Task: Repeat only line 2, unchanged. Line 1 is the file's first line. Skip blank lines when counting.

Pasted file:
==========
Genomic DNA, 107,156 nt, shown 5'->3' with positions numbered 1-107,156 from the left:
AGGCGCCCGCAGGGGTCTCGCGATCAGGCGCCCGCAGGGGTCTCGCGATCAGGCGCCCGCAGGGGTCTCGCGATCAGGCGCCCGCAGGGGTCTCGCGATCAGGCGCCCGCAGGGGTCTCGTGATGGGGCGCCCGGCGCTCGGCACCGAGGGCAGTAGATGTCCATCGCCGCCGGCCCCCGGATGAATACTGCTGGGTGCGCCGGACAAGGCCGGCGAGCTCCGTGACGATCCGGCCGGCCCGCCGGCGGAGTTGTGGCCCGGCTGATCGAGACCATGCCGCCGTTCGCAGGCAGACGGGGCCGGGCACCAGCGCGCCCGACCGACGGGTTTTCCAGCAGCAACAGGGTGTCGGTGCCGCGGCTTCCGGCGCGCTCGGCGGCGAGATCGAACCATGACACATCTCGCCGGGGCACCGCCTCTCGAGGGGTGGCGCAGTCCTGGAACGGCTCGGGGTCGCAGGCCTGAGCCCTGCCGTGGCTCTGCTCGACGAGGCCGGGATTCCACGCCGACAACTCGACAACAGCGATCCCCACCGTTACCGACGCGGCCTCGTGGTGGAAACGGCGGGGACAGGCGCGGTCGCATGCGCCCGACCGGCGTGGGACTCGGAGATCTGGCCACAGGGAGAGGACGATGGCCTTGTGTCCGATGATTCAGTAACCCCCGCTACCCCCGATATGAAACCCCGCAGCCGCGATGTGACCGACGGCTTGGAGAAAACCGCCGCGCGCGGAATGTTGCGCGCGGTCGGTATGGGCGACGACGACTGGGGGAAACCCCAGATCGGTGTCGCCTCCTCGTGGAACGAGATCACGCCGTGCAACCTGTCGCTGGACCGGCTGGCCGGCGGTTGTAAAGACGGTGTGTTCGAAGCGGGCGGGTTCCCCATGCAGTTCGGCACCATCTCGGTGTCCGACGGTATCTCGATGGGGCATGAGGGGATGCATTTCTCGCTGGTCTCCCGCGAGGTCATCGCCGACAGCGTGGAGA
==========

AGGCGCCCGCAGGGGTCTCGCGATCAGGCGCCCGCAGGGGTCTCGCGATCAGGCGCCCGCAGGGGTCTCGCGATCAGGCGCCCGCAGGGGTCTCGCGATCAGGCGCCCGCAGGGGTCTCGTGATGGGGCGCCCGGCGCTCGGCACCGAGGGCAGTAGATGTCCATCGCCGCCGGCCCCCGGATGAATACTGCTGGGTGCGCCGGACAAGGCCGGCGAGCTCCGTGACGATCCGGCCGGCCCGCCGGCGGAGTTGTGGCCCGGCTGATCGAGACCATGCCGCCGTTCGCAGGCAGACGGGGCCGGGCACCAGCGCGCCCGACCGACGGGTTTTCCAGCAGCAACAGGGTGTCGGTGCCGCGGCTTCCGGCGCGCTCGGCGGCGAGATCGAACCATGACACATCTCGCCGGGGCACCGCCTCTCGAGGGGTGGCGCAGTCCTGGAACGGCTCGGGGTCGCAGGCCTGAGCCCTGCCGTGGCTCTGCTCGACGAGGCCGGGATTCCACGCCGACAACTCGACAACAGCGATCCCCACCGTTACCGACGCGGCCTCGTGGTGGAAACGGCGGGGACAGGCGCGGTCGCATGCGCCCGACCGGCGTGGGACTCGGAGATCTGGCCACAGGGAGAGGACGATGGCCTTGTGTCCGATGATTCAGTAACCCCCGCTACCCCCGATATGAAACCCCGCAGCCGCGATGTGACCGACGGCTTGGAGAAAACCGCCGCGCGCGGAATGTTGCGCGCGGTCGGTATGGGCGACGACGACTGGGGGAAACCCCAGATCGGTGTCGCCTCCTCGTGGAACGAGATCACGCCGTGCAACCTGTCGCTGGACCGGCTGGCCGGCGGTTGTAAAGACGGTGTGTTCGAAGCGGGCGGGTTCCCCATGCAGTTCGGCACCATCTCGGTGTCCGACGGTATCTCGATGGGGCATGAGGGGATGCATTTCTCGCTGGTCTCCCGCGAGGTCATCGCCGACAGCGTGGAGA